World leaders call for stop to 21st century sale of human beings after video shows slave auction in Libya

The scene appeared lifted from a mid-19th century New Orleans market, with an auctioneer soliciting bids from would-be slave owners.

But the video was shot with a cell phone, and the footage taken from a slave sale in current-day Libya where African migrants seeking freedom were instead peddled as property.

The clip quickly caused a global furor, with world leaders at the African Union-European Union summit in the Ivory Coast this week committed to combatting the 21st century sale of human beings.

“Slavery has no place in our world and these actions are among the most egregious abuses of human rights,” declared U.N. Secretary-General Antonio Guterres before the two-day session.

French President Emmanual Macron said European and African leaders pondered the right way to pursue and arrest those dealing migrants as slaves — including smugglers with links to terrorist groups.

All human traffickers would be targeted with “military and police actions on the ground to trace back these networks,” he said. “It is not a question of saying that we will declare war.

“But there is stronger police action that must be done to dismantle these networks.”

The CNN report shone a spotlight on the slave trade, starting a global wave of unanimous condemnation.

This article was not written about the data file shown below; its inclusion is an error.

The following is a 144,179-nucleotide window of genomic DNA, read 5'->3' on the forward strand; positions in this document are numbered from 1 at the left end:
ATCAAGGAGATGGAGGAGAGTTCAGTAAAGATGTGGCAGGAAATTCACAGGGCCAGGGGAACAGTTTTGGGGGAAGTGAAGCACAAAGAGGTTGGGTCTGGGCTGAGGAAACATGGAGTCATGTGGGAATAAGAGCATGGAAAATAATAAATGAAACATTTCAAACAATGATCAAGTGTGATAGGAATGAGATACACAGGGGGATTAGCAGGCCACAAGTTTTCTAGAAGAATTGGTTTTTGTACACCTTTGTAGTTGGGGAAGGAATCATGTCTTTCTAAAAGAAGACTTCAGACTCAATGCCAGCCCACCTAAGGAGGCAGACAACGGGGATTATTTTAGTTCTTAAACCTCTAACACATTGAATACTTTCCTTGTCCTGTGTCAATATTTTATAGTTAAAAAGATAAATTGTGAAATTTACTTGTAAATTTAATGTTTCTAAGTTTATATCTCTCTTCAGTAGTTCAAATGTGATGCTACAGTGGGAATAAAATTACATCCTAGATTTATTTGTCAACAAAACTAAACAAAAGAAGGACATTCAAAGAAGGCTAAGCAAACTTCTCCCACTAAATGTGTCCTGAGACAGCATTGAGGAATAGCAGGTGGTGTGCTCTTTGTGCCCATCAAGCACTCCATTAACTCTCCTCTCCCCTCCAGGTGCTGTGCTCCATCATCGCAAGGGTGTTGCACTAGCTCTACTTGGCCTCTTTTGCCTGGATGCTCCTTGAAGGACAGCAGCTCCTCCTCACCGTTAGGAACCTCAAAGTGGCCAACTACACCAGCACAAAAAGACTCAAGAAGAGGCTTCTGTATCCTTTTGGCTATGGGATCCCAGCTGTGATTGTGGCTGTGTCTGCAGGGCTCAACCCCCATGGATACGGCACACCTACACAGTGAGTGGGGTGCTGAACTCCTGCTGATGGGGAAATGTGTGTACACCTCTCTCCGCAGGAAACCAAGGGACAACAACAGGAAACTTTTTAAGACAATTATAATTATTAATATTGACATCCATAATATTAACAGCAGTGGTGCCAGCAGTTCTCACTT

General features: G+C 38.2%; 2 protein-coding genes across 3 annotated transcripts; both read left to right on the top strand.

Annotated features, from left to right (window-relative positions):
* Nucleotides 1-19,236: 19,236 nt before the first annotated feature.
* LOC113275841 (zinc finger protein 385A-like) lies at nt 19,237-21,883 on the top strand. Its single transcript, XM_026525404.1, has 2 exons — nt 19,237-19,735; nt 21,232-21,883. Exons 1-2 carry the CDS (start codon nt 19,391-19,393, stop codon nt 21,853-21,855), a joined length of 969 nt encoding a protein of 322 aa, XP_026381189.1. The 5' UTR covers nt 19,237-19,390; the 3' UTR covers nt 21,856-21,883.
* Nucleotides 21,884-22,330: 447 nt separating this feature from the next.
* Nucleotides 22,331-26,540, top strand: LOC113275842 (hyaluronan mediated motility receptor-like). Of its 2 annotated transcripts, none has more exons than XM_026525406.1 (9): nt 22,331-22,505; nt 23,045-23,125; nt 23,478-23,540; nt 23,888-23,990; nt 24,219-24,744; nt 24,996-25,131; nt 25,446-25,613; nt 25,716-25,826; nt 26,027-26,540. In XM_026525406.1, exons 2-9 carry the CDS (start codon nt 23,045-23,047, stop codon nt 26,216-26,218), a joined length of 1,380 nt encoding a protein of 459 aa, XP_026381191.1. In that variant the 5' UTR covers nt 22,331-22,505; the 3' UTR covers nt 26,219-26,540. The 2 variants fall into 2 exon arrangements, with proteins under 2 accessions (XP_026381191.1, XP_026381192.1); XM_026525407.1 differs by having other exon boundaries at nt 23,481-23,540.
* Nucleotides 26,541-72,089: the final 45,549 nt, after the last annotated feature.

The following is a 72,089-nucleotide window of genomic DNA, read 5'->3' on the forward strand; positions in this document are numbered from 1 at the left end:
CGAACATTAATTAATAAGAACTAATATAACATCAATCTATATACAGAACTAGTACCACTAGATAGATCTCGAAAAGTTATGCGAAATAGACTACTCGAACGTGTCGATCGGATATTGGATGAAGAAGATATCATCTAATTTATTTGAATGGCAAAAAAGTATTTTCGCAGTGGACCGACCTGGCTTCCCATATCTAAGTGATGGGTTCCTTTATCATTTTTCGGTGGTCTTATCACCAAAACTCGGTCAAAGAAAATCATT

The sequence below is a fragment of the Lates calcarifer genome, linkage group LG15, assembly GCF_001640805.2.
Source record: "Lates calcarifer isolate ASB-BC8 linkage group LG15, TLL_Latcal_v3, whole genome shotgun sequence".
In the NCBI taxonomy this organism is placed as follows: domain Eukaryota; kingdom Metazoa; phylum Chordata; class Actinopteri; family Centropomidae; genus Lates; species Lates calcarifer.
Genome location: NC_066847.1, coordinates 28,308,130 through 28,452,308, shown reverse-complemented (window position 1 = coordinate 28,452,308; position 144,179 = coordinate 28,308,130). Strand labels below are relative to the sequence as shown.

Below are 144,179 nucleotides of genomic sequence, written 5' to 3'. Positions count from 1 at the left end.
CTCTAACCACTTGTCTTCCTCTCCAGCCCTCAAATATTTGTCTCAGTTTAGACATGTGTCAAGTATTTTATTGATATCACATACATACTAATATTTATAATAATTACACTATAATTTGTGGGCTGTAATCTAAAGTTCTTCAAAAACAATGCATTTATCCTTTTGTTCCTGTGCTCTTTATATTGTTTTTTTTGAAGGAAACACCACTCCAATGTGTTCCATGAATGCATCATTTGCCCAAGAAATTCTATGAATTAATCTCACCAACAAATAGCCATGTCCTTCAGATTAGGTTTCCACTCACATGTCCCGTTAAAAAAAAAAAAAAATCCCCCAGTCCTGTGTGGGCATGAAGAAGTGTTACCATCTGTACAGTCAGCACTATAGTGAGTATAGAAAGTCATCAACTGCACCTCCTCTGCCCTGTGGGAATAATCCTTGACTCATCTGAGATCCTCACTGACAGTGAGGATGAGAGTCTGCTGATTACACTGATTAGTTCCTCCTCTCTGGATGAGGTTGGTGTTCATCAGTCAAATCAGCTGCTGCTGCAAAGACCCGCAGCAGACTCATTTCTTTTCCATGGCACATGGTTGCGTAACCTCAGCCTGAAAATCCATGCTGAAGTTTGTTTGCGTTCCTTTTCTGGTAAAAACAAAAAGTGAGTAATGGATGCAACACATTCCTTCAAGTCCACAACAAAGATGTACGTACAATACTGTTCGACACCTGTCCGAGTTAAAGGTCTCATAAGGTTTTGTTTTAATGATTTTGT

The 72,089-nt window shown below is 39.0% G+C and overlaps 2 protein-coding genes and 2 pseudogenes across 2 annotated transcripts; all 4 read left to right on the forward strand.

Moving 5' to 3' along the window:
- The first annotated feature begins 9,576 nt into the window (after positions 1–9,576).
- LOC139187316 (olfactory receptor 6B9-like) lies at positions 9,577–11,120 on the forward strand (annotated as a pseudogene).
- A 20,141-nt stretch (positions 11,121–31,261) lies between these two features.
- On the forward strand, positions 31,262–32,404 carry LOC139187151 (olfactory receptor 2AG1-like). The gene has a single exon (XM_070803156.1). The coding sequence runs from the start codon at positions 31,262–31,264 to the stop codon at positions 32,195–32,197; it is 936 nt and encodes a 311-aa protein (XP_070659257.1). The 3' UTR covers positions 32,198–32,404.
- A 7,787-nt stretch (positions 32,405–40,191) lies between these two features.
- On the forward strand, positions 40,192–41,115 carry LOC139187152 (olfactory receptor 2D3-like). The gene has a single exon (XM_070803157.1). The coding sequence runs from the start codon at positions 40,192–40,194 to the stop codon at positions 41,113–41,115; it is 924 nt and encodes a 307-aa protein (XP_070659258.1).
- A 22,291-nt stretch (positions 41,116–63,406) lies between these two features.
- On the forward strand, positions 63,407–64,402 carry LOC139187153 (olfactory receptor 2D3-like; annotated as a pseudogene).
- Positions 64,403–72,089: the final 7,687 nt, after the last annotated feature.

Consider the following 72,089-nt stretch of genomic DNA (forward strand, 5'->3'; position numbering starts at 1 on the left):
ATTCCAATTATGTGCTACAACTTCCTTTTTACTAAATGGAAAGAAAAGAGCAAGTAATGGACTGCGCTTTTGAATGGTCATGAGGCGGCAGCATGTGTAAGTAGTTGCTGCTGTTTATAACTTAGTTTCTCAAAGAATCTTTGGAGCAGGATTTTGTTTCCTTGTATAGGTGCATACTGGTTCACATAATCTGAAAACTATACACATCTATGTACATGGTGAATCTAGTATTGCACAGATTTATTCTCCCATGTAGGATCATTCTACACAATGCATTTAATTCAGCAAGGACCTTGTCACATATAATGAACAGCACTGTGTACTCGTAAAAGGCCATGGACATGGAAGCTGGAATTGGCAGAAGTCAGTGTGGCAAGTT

The stunning, surreptitiously-shot video obtained by network reporters captured a slave-peddling salesman in a camouflage outfit taking bids on human beings.

“Does somebody need a digger?” the auctioneer asks. “This is a digger, a big strong man, he’ll dig. What am I bid? What am I bid?”

RELATED: Migrant boys in Italy tell of 'hell' in Libya

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Migrant boys in Italy tell of 'hell' in Libya
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Migrant boys in Italy tell of 'hell' in Libya
Ebrima Sanneh, 17, from Gambia exits a room at an immigration centre in the Sicilian town of Caltagirone, Italy April 22, 2016. Sanneh arrived in Italy this year by boat from Libya. "They rob you and take your money, or if they see you have no money on you, they kill you," he said. REUTERS/Tony Gentile SEARCH "TONI CHILD" FOR THIS STORY. SEARCH "THE WIDER IMAGE" FOR ALL STORIES
A migrant sits on his bed at an immigration centre in the Sicilian town of Caltagirone, Italy April 20, 2016. REUTERS/Tony Gentile SEARCH "TONI CHILD" FOR THIS STORY. SEARCH "THE WIDER IMAGE" FOR ALL STORIES TPX IMAGES OF THE DAY
Ebrima Sanneh, 17, from Gambia uses a laptop at an immigration centre in the Sicilian town of Caltagirone, Italy April 22, 2016. Sanneh arrived in Italy this year by boat from Libya. "They rob you and take your money, or if they see you have no money on you, they kill you," he said. REUTERS/Tony Gentile SEARCH "TONI CHILD" FOR THIS STORY. SEARCH "THE WIDER IMAGE" FOR ALL STORIES
A migrant collects laundry at an immigration centre in the Sicilian town of Caltagirone, Italy April 20, 2016. REUTERS/Tony Gentile SEARCH "TONI CHILD" FOR THIS STORY. SEARCH "THE WIDER IMAGE" FOR ALL STORIES